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Low Impedance Creep-Free Room Temperature Mechanical Pump Trapping Technique

IP.com Disclosure Number: IPCOM000042731D
Original Publication Date: 1984-Jun-01
Included in the Prior Art Database: 2005-Feb-04
Document File: 3 page(s) / 38K

Publishing Venue

IBM

Related People

O'Hanlon, JF: AUTHOR

Abstract

Concepts of viscous flushing and sorption of oil on a suitable material are incorporated in a novel technique so as to produce a trap which will not allow oil to backstream through the volume or creep along the wall. This technique may have particular application for low pressure chemical vapor deposition and reduced pressure epitaxy of materials, such as gallium arsenide, where high gas flows are required, but where contamination due to the small creep of oil cannot be tolerated. Currently there are no room temperature traps for stopping the backstreaming of oil from a mechanical pump to a vacuum chamber which will stop creep and allow high gas flow.

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Low Impedance Creep-Free Room Temperature Mechanical Pump Trapping Technique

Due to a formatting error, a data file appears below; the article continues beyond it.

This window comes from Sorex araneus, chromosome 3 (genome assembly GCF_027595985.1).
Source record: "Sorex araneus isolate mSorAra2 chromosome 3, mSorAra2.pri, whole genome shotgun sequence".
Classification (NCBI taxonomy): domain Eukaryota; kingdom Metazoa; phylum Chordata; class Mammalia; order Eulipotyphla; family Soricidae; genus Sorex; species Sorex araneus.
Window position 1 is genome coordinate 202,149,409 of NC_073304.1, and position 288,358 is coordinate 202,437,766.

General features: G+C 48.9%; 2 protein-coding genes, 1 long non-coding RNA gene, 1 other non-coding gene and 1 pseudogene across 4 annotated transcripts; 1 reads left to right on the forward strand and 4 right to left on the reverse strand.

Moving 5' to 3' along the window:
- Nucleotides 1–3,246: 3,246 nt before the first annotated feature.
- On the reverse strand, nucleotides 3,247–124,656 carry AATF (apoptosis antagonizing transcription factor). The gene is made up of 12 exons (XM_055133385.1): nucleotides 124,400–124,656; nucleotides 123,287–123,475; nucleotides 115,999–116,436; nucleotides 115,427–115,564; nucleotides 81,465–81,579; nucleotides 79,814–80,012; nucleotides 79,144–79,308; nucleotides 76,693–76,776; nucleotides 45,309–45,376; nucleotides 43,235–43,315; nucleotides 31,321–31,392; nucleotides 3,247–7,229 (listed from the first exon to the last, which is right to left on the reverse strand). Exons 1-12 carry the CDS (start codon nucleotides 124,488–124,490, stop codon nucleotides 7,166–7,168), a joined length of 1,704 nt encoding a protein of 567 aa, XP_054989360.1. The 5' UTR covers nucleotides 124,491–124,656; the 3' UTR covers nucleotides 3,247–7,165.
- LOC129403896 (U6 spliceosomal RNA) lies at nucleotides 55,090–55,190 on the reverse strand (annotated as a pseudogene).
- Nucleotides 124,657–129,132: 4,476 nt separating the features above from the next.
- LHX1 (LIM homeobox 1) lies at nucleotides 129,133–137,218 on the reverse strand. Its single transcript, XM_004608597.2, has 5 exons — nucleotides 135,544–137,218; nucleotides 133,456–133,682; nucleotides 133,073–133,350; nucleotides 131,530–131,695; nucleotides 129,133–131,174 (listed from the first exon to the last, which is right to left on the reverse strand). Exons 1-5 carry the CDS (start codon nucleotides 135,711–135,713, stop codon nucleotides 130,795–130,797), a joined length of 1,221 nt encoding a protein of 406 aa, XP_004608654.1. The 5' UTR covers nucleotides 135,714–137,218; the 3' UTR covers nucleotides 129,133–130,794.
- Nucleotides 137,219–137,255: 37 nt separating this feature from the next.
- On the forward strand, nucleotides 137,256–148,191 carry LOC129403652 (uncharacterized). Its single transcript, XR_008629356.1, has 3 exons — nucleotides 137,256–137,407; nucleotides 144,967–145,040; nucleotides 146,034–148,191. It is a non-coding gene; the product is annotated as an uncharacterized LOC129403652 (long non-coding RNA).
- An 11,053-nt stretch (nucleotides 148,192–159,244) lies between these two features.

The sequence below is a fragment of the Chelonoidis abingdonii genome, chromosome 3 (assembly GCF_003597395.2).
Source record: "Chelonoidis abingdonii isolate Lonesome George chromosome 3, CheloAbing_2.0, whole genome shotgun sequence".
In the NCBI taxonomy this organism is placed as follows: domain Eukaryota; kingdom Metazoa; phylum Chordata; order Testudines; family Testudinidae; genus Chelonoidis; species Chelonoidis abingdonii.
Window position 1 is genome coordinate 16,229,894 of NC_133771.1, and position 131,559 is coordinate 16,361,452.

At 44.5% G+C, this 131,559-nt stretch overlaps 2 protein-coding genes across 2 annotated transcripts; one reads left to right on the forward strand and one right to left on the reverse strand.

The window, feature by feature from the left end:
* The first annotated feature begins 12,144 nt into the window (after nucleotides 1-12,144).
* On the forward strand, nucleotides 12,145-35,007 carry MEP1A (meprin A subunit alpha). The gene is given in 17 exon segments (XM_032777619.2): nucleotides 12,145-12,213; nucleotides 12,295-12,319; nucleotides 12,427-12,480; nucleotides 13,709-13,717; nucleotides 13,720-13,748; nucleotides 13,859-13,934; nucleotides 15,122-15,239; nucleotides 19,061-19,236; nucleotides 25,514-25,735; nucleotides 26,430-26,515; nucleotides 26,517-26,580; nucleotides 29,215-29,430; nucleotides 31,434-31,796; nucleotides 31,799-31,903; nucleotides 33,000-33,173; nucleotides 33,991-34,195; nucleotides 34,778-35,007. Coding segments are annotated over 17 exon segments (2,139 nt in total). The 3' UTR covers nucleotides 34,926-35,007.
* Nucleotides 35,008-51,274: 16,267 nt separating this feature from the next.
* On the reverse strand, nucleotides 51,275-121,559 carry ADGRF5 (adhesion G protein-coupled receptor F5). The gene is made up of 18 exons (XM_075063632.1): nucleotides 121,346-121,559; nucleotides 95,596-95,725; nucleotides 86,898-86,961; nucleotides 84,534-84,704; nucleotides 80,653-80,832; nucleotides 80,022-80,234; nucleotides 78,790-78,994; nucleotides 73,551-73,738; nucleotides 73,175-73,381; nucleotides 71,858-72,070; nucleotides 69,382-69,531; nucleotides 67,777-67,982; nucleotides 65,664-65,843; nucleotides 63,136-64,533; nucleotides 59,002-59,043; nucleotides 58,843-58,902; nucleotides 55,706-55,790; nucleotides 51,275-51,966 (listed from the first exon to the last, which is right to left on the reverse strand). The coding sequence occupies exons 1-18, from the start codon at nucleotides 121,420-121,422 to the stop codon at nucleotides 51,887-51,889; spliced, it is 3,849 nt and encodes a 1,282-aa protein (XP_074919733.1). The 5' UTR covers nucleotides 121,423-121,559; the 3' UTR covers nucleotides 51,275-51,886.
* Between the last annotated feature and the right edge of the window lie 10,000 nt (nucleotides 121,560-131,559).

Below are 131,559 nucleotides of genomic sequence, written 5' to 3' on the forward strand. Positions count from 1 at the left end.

Concepts of viscous flushing and sorption of oil on a suitable material are incorporated in a novel technique so as to produce a trap which will not allow oil to backstream through the volume or creep along the wall. This technique may have particular application for low pressure chemical vapor deposition and reduced pressure epitaxy of materials, such as gallium arsenide, where high gas flows are required, but where contamination due to the small creep of oil cannot be tolerated. Currently there are no room temperature traps for stopping the backstreaming of oil from a mechanical pump to a vacuum chamber which will stop creep and allow high gas flow. Those traps which will stop oil creep do so by (1) filling the entire cross-section of the line with absorbent granules or pellets, or absorbent sheets arranged in a labyrinth, or (2) immersing the entire trap in liquid nitrogen. Traps incorporating design (1) have very high impedances to the flow of gases because the pumping line is completely filled to a depth of 2 - 6 inches, while those of design (2) allow creep if inadvertently warmed. Baker, et al., [1] have shown that viscous flushing is effective in reducing chemical pump oil backstreaming. However, the data given in their paper show backstreaming to decrease with increasing pressure until, at a pressure of 0.2 torr, the backstreaming becomes a constant. Jones and Tsonis [2] have calculated the backstreaming through a pipe with perfectly absorbing walls. Their calculations predict the backstreaming to decrease as e-P or faster. The experimental and calculated data are shown in Fig. 1. The difference between these two rates is due to oil creeping along the wall and desorbing into the chamber at the point where the pipe joins the chamber wall. Santeler [3] has also observed this and showed that the volume backstreaming is reduced by a continual flow of gas through the piping to the mechanical pump. Gas flushing to prevent volume backstreaming is now described in tutorial textbooks, and widely used in industry. For example, vacuum systems used in some production lines must be fitted with a leak which provides gas flow to keep the roughing line at or above 100 microns Hg (10-2 Torr). This article embodies two concepts in a unique way. The physical design of the trap is shown in Fig. 2. The active med...